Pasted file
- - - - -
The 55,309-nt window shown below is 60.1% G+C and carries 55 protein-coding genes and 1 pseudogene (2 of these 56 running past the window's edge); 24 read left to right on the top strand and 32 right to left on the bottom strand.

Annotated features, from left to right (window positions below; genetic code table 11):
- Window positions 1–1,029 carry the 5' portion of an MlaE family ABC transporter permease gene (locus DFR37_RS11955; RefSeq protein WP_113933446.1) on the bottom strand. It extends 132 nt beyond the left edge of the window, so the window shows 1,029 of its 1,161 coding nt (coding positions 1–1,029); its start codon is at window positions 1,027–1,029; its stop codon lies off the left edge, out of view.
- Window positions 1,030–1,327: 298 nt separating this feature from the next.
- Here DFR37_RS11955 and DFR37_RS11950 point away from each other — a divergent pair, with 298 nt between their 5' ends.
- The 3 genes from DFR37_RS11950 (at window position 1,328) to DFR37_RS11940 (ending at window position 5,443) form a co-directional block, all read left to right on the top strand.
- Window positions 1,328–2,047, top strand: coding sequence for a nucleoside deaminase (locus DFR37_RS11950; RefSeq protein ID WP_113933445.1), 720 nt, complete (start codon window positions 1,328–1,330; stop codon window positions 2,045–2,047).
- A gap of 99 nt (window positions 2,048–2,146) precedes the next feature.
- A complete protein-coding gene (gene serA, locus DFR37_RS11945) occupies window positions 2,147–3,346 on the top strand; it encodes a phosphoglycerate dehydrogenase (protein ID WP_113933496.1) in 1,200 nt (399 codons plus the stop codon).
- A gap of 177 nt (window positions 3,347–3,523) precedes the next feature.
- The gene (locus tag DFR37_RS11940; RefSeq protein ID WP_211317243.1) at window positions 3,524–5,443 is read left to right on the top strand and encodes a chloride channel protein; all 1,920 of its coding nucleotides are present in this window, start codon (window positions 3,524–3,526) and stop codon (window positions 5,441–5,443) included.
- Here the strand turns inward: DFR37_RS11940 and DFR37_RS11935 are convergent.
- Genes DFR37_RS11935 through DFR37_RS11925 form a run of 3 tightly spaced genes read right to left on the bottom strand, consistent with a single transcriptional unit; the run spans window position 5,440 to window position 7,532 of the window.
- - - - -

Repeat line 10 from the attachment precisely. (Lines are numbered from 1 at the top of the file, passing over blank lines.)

- A gap of 177 nt (window positions 3,347–3,523) precedes the next feature.